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    9. East Longmeadow Crafting a Plan for Progress

      East Longmeadow Crafting a Plan for Progress

      Denise Menard has witnessed plenty of growth in East Longmeadow’s Town Hall since becoming the community’s first town manager two years ago, from the creation of a seven-member Town Council to the creation of a Human Resources department, a new director of Finance and director of Planning and Community Development, and the establishment of a Board of Health overseen by a full-time director. But she says the most important change in the city offices may be the ease with which new businesses to town can navigate the permitting process.

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      Mentions: Baystate Health
    10. Berkshire Innovation Center Breaks Ground on Cutting-edge Facility

      Berkshire Innovation Center Breaks Ground on Cutting-edge Facility

      Steven Boyd isn’t just the president and board chairman of the Berkshire Innovation Center; he’s a true believer that the $13.8 million facility will be a game changer for the region’s manufacturing and life-sciences economy. “From a broad perspective, I’d say the center aims to support the legacy manufacturing base that has a long history of innovation here in the Berkshire region,” he told BusinessWest. “We’re an innovation center that is equal parts research and teaching institution and programming for private-sector businesses.”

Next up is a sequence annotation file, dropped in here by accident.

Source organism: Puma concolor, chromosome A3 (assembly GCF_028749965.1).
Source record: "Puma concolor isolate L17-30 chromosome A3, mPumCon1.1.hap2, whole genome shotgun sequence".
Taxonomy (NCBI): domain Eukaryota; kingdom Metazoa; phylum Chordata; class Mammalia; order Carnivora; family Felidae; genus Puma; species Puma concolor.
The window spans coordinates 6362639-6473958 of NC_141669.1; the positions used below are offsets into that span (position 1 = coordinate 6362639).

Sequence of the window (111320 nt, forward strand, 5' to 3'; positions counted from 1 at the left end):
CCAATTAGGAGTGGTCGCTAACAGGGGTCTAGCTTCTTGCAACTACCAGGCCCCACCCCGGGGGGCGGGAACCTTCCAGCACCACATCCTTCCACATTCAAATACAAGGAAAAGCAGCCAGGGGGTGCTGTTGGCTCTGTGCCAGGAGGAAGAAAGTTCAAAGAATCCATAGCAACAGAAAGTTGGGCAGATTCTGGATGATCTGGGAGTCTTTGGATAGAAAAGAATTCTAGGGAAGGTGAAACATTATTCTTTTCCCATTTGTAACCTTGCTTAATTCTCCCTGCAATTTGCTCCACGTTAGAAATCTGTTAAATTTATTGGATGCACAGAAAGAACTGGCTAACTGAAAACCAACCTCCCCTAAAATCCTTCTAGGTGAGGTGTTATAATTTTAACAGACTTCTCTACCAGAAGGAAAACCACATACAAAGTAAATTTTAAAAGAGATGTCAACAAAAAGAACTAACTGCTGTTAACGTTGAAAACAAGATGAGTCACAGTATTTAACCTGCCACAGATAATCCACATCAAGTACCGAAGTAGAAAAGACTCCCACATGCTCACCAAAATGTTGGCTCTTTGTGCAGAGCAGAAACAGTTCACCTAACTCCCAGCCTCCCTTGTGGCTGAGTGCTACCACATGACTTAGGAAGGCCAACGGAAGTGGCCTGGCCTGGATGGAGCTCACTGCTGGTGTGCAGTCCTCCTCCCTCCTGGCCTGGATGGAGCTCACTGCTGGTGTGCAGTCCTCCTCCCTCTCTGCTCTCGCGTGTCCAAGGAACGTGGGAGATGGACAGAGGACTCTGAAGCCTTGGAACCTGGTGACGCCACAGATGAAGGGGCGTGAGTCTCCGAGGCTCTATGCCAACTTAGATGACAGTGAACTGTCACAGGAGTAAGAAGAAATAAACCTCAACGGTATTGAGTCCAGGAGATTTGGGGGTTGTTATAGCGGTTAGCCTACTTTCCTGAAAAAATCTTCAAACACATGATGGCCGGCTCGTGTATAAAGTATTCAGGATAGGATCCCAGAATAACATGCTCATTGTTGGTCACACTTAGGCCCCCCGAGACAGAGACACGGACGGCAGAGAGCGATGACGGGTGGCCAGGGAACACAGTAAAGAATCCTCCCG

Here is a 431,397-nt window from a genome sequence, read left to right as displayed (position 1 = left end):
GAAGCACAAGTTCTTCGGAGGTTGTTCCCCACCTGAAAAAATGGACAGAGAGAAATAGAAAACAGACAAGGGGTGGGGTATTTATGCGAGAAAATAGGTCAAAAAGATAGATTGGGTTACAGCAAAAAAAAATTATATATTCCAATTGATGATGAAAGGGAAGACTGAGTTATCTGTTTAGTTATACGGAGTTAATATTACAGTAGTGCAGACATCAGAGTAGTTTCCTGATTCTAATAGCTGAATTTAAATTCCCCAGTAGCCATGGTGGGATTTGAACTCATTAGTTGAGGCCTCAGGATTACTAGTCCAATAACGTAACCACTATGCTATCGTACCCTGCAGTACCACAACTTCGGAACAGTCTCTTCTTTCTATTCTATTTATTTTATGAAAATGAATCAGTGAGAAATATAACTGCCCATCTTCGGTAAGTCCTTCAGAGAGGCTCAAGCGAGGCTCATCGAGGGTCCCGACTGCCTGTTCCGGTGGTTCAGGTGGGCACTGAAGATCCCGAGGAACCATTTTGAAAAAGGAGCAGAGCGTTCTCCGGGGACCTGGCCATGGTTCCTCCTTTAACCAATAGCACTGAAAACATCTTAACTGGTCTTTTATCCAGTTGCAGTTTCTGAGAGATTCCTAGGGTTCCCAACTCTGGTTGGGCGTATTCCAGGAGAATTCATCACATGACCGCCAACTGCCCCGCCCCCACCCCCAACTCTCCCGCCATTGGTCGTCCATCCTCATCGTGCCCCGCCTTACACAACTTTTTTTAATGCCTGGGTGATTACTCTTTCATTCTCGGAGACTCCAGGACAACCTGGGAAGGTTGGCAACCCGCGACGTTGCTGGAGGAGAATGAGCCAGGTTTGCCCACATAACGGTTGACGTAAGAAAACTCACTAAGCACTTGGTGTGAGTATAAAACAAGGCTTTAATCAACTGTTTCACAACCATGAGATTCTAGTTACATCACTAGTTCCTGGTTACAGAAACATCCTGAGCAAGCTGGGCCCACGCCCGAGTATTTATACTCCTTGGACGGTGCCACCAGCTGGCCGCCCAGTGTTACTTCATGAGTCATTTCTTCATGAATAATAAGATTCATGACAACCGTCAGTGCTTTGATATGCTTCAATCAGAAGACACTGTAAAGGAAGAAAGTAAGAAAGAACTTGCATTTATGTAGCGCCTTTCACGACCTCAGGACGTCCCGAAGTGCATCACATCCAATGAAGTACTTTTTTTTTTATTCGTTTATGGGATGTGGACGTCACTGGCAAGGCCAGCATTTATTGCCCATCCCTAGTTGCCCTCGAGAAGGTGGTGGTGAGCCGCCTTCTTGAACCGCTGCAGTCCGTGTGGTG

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    11. Westfield Hones Its Message to Boost Business

      Westfield Hones Its Message to Boost Business

      Folks in Western Mass. know they’re often dismissed by residents out east, Lisa Stowe says. So how does a city like Westfield make its case as a vibrant destination for a business looking to plant roots? By working together. That’s exactly what a handful of partners — municipal leaders, Westfield Gas + Electric (WG+E), Whip City Fiber, the Greater Westfield Chamber of Commerce, and corporate sponsor Westfield Bank — have done by launching Go Westfield, a still-evolving engine to encapsulate what makes this city a desirable landing spot, and, more importantly, tell people about it.

       

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    12. Lenox Looks to Further Boost Quality of Life - BusinessWest

      Lenox Looks to Further Boost Quality of Life - BusinessWest

      As its town manager, Christopher Ketchen is certainly bullish on Lenox.  “If you’re moving to the Berkshires, Lenox has clearly got to be on your radar for many reasons,” he told BusinessWest, adding that he’s one of the more recent converts. “I made the move here myself from the Boston area four years ago. I’m originally from Alford, and when I moved back to this area, I chose to live in Lenox.”

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      Mentions: Springfield